Although the frame has its many good points, some backpackers think it would have been better as an adjustable frame such as in the Arc-Blast and many other backpacks. You have the luxury of adjusting the frame to make it a tighter fit against your back. If the Exos 48 does not fit that close to your back, you’re stumped and it can affect the comfort level and performance.
Speaking of durability, you have to consider how impressive the tensioned airframe is, and you won't feel disappointed. It looks sturdy, but we believe that the ZPacks Arc Blast 55 is slightly better in terms of durability. What it means is that though you can trust the durability of the Exos 48, don't take it for granted and never toss it around carelessly or you might cause some damage.
The side pockets are narrow but tall, so you might face some issues when grabbing for items. The mesh pockets use Inside Out compression, so your stuff will stay in place, which is a useful feature. The rear pocket is efficient and uses a single-strap closure so you can secure larger items with ease. An extra piece of fabric is added here to help keep items secure even if you overload the pocket.
There is a hip belt pocket to help you carry smaller items. Some backpackers think they are a little too small. It would be better to have bigger add-on pouches or something similar for additional storage. The newer model does not have as many pockets as the older versions to keep the weight low. However, the lid comes with a zippered underside, which means you will have some storage space for toiletries. There is also a small compartment with a key clip to carry small items.
At the same time, the pack seems quite adaptable, especially because of the floating lid and the stretchy main pocket. You will also find webbing loops sewn along the back that you can use to attach your bungee cords or something similar. So, there are ways to use your pack differently; you just need to be a bit creative here and the pack will respond well.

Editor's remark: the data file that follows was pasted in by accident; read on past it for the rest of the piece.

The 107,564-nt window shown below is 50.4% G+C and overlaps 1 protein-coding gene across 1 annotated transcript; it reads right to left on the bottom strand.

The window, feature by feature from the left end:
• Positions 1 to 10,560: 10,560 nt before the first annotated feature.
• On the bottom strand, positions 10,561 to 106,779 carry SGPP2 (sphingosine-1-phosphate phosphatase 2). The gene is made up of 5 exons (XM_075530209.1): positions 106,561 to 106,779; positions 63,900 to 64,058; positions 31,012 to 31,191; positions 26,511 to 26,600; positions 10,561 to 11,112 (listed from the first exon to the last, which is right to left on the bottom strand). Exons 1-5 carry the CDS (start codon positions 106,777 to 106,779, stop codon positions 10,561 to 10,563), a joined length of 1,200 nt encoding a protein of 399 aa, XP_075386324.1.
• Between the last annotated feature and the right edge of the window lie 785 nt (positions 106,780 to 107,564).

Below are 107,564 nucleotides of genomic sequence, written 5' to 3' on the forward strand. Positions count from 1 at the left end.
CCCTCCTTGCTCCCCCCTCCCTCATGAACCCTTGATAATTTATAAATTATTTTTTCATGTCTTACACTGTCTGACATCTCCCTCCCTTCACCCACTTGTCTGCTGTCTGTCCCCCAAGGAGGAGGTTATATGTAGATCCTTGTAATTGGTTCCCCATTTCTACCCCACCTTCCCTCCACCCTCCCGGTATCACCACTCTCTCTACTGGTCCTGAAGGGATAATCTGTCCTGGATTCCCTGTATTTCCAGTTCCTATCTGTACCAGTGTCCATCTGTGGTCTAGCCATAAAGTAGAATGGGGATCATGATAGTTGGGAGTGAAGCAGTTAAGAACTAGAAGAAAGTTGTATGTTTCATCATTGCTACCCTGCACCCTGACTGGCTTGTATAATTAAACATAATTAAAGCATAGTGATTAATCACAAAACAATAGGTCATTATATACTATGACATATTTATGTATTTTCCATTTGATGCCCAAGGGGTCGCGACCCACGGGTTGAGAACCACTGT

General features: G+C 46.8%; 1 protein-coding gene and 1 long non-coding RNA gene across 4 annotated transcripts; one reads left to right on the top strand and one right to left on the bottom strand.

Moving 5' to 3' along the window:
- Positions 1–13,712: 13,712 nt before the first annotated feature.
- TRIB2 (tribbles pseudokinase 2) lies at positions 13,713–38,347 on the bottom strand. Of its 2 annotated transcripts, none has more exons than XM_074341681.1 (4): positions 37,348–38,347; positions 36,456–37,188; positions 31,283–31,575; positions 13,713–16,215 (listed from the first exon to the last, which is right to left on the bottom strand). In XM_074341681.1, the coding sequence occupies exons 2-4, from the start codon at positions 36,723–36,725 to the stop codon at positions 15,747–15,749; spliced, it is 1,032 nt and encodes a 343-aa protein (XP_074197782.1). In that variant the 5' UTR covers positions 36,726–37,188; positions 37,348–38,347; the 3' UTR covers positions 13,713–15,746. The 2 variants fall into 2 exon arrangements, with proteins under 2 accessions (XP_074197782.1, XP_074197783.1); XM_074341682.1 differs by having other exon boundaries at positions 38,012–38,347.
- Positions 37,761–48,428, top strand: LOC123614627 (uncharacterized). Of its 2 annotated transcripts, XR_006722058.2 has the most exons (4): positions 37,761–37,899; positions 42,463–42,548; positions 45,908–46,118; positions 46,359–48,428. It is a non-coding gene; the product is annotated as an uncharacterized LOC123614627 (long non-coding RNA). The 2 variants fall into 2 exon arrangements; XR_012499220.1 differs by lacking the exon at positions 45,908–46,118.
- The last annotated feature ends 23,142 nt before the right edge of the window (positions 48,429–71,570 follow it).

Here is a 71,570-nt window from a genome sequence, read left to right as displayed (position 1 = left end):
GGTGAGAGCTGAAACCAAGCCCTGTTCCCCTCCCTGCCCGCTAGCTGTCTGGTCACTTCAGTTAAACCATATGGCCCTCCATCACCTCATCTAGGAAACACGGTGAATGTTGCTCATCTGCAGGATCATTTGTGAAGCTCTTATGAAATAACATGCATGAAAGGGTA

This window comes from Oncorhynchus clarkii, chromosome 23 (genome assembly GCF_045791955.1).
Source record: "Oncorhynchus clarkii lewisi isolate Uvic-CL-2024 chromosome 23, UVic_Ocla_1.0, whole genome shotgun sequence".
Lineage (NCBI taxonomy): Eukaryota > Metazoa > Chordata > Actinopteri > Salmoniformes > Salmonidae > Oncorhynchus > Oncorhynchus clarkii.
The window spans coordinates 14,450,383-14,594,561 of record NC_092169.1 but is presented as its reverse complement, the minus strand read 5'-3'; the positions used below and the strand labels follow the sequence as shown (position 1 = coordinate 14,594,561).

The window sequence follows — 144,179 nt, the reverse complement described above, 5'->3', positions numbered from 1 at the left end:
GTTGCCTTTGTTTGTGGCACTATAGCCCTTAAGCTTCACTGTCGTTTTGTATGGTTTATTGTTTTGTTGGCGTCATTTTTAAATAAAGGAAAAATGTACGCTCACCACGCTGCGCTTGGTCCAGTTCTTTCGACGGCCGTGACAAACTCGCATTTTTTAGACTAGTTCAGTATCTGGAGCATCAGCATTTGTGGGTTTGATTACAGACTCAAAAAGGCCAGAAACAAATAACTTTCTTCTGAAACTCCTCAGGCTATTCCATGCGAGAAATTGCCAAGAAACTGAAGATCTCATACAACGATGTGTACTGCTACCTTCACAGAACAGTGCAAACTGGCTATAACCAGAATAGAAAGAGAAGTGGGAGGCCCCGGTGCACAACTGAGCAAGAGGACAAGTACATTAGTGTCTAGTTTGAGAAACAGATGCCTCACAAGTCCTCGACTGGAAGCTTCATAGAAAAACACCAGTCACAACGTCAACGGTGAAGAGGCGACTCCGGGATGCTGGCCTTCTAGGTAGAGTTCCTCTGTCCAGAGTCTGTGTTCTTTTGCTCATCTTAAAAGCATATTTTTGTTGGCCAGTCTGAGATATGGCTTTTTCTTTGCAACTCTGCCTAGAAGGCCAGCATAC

Comparison to Other Brands
The carrying capacity of the Osprey Exos 48 is impressive, and the pack works flawlessly when you're carrying more than 40lbs of a load. However, it fails to carry lighter loads efficiently, which is why you may be better off buying the Gossamer Gear Mariposa. That comes with a simple structure and efficiently handles lighter loads. Another good option is the Osprey Levity 45. It handles loads like the Exos but its sleeker shape means the load stays tighter to your body to keeps comfortable.
The Exos 48 is available in three sizes, but the waist belt is not removable, so you will have to choose one from a small, medium or large. If these standard sizes do not offer the right fit for you, you may have to look for smaller manufacturers that let you use different combinations of waist belt sizes and torso length.
It offers a perfect combination between the lightweight and ultra-light backpacking, which means it is a good choice for hikers. You can also make room for a water reservoir, but because of the overall weight of the pack, you cannot really rely on it for your trekking expeditions where you need more water to stay hydrated.